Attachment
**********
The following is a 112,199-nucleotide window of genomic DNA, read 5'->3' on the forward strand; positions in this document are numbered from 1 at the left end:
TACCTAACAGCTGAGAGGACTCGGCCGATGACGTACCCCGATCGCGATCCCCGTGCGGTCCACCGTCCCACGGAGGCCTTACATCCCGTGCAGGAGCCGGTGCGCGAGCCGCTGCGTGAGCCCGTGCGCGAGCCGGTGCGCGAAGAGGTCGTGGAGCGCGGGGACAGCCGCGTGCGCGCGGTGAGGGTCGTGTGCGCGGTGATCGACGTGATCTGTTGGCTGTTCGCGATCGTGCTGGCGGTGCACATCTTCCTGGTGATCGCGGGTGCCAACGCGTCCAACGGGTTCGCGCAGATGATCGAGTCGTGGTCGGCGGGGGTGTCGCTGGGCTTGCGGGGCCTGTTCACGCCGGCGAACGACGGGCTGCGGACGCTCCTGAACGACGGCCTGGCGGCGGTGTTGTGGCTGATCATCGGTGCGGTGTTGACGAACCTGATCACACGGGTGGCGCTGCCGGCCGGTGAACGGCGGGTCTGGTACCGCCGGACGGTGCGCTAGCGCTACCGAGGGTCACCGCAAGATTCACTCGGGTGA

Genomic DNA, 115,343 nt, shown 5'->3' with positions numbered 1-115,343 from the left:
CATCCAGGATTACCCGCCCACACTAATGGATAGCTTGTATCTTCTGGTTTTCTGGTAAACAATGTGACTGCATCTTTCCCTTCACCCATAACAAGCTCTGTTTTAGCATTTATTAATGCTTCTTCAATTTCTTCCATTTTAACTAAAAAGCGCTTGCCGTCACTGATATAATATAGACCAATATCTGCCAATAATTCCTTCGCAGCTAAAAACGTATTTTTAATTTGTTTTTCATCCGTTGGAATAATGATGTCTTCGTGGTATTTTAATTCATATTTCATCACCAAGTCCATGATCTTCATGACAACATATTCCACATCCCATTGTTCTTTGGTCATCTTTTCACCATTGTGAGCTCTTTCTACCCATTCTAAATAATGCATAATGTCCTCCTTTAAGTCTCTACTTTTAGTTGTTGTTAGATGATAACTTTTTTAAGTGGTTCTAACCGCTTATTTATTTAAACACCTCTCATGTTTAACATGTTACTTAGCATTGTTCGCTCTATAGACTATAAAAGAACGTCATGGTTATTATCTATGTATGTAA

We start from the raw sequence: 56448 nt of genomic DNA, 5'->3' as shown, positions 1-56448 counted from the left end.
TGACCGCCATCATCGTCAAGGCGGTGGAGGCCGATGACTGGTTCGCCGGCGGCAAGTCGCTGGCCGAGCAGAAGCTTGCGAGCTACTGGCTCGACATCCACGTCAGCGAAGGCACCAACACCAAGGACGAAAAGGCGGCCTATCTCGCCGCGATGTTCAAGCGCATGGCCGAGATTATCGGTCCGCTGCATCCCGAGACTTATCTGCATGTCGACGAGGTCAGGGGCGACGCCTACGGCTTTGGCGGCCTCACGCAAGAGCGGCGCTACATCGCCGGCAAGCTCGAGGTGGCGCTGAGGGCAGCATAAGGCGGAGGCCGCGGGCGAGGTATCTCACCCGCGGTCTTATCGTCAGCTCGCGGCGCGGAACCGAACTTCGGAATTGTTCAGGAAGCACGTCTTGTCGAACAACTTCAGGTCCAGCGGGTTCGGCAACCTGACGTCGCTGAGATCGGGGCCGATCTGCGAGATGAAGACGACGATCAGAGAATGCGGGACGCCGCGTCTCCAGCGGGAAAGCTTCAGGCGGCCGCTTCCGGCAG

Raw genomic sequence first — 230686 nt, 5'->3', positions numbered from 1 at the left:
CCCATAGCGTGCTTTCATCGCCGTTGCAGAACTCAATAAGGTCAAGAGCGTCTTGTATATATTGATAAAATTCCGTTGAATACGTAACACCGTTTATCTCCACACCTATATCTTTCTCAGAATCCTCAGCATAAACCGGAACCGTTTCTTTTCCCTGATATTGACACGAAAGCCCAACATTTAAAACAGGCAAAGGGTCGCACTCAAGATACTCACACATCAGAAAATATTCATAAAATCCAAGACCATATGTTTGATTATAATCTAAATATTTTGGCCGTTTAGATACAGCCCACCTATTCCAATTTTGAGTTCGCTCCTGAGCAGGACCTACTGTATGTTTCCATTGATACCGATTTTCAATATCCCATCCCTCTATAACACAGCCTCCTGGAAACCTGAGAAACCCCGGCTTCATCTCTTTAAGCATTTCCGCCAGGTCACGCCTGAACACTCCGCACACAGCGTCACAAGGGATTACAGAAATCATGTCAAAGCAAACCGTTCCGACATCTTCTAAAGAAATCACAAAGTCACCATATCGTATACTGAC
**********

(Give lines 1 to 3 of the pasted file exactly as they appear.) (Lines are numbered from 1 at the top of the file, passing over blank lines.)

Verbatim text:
The following is a 112,199-nucleotide window of genomic DNA, read 5'->3' on the forward strand; positions in this document are numbered from 1 at the left end:
TACCTAACAGCTGAGAGGACTCGGCCGATGACGTACCCCGATCGCGATCCCCGTGCGGTCCACCGTCCCACGGAGGCCTTACATCCCGTGCAGGAGCCGGTGCGCGAGCCGCTGCGTGAGCCCGTGCGCGAGCCGGTGCGCGAAGAGGTCGTGGAGCGCGGGGACAGCCGCGTGCGCGCGGTGAGGGTCGTGTGCGCGGTGATCGACGTGATCTGTTGGCTGTTCGCGATCGTGCTGGCGGTGCACATCTTCCTGGTGATCGCGGGTGCCAACGCGTCCAACGGGTTCGCGCAGATGATCGAGTCGTGGTCGGCGGGGGTGTCGCTGGGCTTGCGGGGCCTGTTCACGCCGGCGAACGACGGGCTGCGGACGCTCCTGAACGACGGCCTGGCGGCGGTGTTGTGGCTGATCATCGGTGCGGTGTTGACGAACCTGATCACACGGGTGGCGCTGCCGGCCGGTGAACGGCGGGTCTGGTACCGCCGGACGGTGCGCTAGCGCTACCGAGGGTCACCGCAAGATTCACTCGGGTGA

Genomic DNA, 115,343 nt, shown 5'->3' with positions numbered 1-115,343 from the left: